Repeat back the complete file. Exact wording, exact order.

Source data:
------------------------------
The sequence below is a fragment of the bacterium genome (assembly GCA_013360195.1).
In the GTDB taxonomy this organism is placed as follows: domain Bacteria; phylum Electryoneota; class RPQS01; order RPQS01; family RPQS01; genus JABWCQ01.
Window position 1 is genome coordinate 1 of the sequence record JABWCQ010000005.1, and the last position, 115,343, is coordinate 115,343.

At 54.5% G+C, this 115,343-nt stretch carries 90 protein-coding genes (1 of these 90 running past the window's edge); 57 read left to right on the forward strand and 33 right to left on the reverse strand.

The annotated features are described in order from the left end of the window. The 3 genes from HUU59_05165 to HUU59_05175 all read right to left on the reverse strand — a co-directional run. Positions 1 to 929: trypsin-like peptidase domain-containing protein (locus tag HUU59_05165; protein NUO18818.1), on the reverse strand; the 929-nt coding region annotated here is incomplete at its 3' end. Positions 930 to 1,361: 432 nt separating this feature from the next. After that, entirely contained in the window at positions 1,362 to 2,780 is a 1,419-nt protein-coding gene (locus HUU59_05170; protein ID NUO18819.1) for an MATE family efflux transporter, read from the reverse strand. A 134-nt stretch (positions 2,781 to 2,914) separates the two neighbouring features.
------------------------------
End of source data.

The sequence below is a fragment of the bacterium genome (assembly GCA_013360195.1).
In the GTDB taxonomy this organism is placed as follows: domain Bacteria; phylum Electryoneota; class RPQS01; order RPQS01; family RPQS01; genus JABWCQ01.
Window position 1 is genome coordinate 1 of the sequence record JABWCQ010000005.1, and the last position, 115,343, is coordinate 115,343.

At 54.5% G+C, this 115,343-nt stretch carries 90 protein-coding genes (1 of these 90 running past the window's edge); 57 read left to right on the forward strand and 33 right to left on the reverse strand.

The annotated features are described in order from the left end of the window. The 3 genes from HUU59_05165 to HUU59_05175 all read right to left on the reverse strand — a co-directional run. Positions 1 to 929: trypsin-like peptidase domain-containing protein (locus tag HUU59_05165; protein NUO18818.1), on the reverse strand; the 929-nt coding region annotated here is incomplete at its 3' end. Positions 930 to 1,361: 432 nt separating this feature from the next. After that, entirely contained in the window at positions 1,362 to 2,780 is a 1,419-nt protein-coding gene (locus HUU59_05170; protein ID NUO18819.1) for an MATE family efflux transporter, read from the reverse strand. A 134-nt stretch (positions 2,781 to 2,914) separates the two neighbouring features.